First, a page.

Diminishing Marginal Utility: It's a Law
Why are diamonds, which are little more than decorative baubles, so much more valuable than water, without which we would die? The answer is that value is determined at the margin, meaning that we value not "diamonds" as a category compared to "water" as a category, but one more diamond compared to one more unit of water.
Water is super-abundant while diamonds are not; this is one reason why a diamond is so expensive while water is not. This also illustrates an important point about decision making. Instead of "setting priorities" and viewing things in terms of all-or-nothing decisions, we should look at trade-offs.
One of the most important principles of economics is that decisions are made at the margin, and one of the key problems in classical economics concerned the source of value. The law of diminishing marginal utility is a fundamental tenet of economics, and it is every bit as much a scientific law as the law of gravity (more so, perhaps, as it can be deduced from an axiom — man acts — that is self-evidently true). Marginal utility is not decreasing just because we assume it is. The law of marginal utility is an implication of the action axiom, not merely an ad hoc assumption.
The "utility" one derives from consuming a good or undertaking an activity is best understood as a set of wants that can be satisfied by employing means, not as the output of a function mapping from an agent's consumption set into the real number line. Following this definition, the "marginal utility" of employing another unit of a homogeneous supply of goods or services must be understood as the additional set of wants that can be satisfied by employing that marginal unit. From the fundamental axiom of praxeology — that "human action is the use of means to arrive at preferred ends" — we can see that the marginal utility of employing unit n is preferred to the marginal utility of employing unit n+1; in the language of mainstream economics, marginal utility must be decreasing.
In his classic article "Toward a Reconstruction of Utility and Welfare Economics" and in his treatise Man, Economy, and State, Murray Rothbard asks us to consider eggs as an example. (I alter the example slightly here.) Consider Joe, who has a wife, a daughter, a dog, and the following value scale:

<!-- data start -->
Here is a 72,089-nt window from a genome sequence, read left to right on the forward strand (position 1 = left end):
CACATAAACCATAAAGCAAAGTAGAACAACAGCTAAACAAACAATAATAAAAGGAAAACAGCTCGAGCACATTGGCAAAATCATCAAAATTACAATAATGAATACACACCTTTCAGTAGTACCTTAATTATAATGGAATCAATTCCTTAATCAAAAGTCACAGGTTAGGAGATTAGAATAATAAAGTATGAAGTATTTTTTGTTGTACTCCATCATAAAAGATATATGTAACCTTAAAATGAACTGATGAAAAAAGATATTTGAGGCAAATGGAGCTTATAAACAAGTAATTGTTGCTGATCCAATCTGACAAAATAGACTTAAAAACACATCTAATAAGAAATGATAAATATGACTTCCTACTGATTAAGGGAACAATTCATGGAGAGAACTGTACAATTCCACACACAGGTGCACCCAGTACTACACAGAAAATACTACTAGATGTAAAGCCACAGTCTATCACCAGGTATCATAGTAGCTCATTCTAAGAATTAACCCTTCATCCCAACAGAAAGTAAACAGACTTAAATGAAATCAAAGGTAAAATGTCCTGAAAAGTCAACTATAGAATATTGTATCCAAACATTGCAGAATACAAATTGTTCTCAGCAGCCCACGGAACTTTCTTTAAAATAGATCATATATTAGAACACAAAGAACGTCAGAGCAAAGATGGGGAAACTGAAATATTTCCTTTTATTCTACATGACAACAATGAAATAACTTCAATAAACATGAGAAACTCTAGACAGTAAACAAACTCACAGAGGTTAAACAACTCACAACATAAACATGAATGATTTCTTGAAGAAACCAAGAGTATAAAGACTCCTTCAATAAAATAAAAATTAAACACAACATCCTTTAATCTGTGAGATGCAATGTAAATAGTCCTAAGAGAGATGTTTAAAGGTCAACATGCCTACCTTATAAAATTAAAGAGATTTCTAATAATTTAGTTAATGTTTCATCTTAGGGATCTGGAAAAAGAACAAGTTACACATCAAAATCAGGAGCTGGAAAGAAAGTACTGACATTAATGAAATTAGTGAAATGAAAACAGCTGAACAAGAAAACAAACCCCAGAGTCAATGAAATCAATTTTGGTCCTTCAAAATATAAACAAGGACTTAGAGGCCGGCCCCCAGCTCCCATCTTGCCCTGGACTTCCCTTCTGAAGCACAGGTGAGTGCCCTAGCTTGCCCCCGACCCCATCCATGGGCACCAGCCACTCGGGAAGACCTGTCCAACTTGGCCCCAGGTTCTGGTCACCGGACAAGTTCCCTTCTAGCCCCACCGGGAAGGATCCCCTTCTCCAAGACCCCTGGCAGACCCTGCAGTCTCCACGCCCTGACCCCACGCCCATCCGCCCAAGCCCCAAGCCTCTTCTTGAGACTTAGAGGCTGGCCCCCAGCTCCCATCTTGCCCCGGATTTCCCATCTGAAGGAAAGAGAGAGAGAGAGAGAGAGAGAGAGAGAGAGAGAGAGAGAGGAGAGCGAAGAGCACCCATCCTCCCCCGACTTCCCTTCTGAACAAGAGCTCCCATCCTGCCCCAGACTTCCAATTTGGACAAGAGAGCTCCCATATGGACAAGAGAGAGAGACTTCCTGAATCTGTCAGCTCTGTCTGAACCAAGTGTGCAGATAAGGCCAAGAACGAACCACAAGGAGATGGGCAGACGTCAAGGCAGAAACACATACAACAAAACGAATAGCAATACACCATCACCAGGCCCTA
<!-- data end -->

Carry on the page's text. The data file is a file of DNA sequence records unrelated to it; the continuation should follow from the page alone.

Feed his family with cake
Feed his daughter with scrambled egg
Feed his wife with scrambled egg
Feed himself with scrambled egg
Feed his dog with scrambled egg
Suppose he needs four eggs to bake a cake. With his first egg, he will feed his daughter because he prefers this to all other sets of wants he can satisfy with one egg. With his second egg, he will feed his wife, and with his third egg, he will feed himself.
Now, suppose Joe purchases a fourth egg. This leads us to a possible misconception: one might be tempted to look at the situation and exclaim, "Aha! With the fourth egg, Joe can feed his family with cake, which he clearly prefers to feeding them with scrambled eggs! Clearly, then, the marginal utility of the fourth egg is higher than the marginal utility of the third egg; therefore, marginal utility is increasing!"
This line of reasoning neglects a crucial point: the fourth egg can only be used to bake a cake in the presence of the first three eggs. Since "marginal utility" is a concept that can only be applied to homogeneous units of a given supply, "one egg" is no longer the relevant unit of analysis. The homogeneity of units is determined by the set of wants that can be satisfied with a unit of a good; in this case, the relevant unit of analysis becomes "1 unit=a set of four eggs." Thus, Joe's value scale may now be
Feed his family with cake
Feed his family with scrambled eggs
He will clearly choose to feed his family with cake and, should he happen upon a second set of four eggs, scrambled eggs as well.
The astute reader will notice that the value scales listed above were listed according to the wants satisfied by the marginal unit of a given good, not by the good itself after the fashion of Rothbard in "Toward A Reconstruction." Our hero Joe didn't prefer the first egg to the second in and of itself; he preferred feeding his daughter to feeding his wife. If only one egg is available, he must choose between competing ends, and the end that satisfies him most is feeding his daughter.
It should be evident that the law of marginal utility should be accorded just that epistemological status: a law. As Rothbard explains (and as Carl Menger and others showed before him), this theorem, which can be deduced from the action axiom, is more than merely empirically demonstrable: it is irrefutably true.
 Murray N. Rothbard, "Toward a Reconstruction of Utility and Welfare Economics."
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